Matt Brown discuss diatonic arpeggios as a theory lesson as well as demonstrating the technique.

Length: 9:55 Difficulty: 1.5 Members Only
Lesson 34

Diatonic 7ths Across the Neck

Matt Brown explains how to play the diatonic seventh chords of the major scale. Similar to lesson 32, this lesson takes a horizontal approach to the fretboard.

Length: 10:46 Difficulty: 1.5 Members Only
Lesson 35

Solo Ideas #1

Matt Brown teaches a progression and accompanying solo to demonstrate ideas for creating your own.

Length: 21:34 Difficulty: 2.0 Members Only
Lesson 36

Solo Ideas #2

Matt Brown takes a look at another chord progression and solo.

Length: 17:29 Difficulty: 2.0 Members Only
Lesson 37

Legato Playing Ideas

In lesson 37 of the Rock Series, Matt Brown demonstrates and talks about legato playing ideas.

Length: 21:24 Difficulty: 2.5 Members Only
Lesson 38

Rhythm Concepts

Matt Brown switches gears in lesson 38 to start talking about rhythm concepts for rock playing.

Length: 27:44 Difficulty: 1.5 Members Only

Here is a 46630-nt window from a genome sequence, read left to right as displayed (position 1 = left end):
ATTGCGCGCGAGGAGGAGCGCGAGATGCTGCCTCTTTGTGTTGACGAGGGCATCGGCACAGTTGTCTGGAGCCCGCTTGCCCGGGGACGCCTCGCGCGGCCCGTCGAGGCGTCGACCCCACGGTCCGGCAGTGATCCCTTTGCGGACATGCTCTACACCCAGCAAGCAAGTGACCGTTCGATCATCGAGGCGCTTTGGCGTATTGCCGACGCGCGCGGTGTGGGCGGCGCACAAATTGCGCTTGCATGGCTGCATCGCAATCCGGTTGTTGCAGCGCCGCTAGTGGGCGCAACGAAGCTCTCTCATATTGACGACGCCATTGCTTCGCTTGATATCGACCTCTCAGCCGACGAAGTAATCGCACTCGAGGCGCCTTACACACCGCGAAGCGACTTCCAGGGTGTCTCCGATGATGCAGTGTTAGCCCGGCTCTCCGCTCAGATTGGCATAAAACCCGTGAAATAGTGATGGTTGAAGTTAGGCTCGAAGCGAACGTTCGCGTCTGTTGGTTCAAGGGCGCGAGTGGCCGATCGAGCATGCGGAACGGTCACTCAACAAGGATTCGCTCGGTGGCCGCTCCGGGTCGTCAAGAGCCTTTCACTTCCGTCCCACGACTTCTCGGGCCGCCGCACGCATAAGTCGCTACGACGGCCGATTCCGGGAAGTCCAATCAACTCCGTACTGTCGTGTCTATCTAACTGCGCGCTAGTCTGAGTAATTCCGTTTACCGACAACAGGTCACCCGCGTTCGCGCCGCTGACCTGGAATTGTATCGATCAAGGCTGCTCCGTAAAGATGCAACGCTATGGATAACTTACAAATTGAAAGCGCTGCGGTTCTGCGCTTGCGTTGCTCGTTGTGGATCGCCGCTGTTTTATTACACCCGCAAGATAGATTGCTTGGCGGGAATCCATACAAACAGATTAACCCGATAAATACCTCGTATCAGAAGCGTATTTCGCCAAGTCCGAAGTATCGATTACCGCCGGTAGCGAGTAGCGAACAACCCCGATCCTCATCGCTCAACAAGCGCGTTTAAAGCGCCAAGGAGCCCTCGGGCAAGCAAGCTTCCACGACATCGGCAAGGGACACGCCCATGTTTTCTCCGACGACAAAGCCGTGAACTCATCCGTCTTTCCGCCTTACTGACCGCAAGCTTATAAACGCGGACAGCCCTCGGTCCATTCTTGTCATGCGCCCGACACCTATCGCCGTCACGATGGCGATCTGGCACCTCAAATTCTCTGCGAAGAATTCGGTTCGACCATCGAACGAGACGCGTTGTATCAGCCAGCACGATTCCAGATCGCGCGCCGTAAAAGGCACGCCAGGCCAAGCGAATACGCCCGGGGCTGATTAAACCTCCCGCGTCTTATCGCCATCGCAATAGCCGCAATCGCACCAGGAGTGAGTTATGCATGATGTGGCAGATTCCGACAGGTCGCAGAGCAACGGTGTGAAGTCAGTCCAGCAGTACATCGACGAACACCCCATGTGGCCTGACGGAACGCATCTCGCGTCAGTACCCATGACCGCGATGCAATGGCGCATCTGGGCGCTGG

Lesson 39

Compositional Techniques

Matt Brown discusses some often used techniques to build effective rock compositions.

Length: 17:27 Difficulty: 1.5 Members Only
Lesson 40

Creative Chord Voicings

Matt Brown shows off some ways to add some creativity and originality to your rock chord voicings.

Length: 11:59 Difficulty: 1.5 FREE
Lesson 41

Lead Approach

Matt Brown takes another look at his approach to soloing. He demonstrates ideas you can use in your own playing.

Length: 12:10 Difficulty: 2.0 Members Only
Lesson 42

Lead Approach #2

Matt Brown adds practice to his lead approach by giving you another chord progression to solo over.

Length: 7:14 Difficulty: 2.0 Members Only
Lesson 43

Lead Approach #3

Matt Brown has another chord progression and solo exercise to go over in this lesson on lead approach.

Length: 10:25 Difficulty: 2.0 Members Only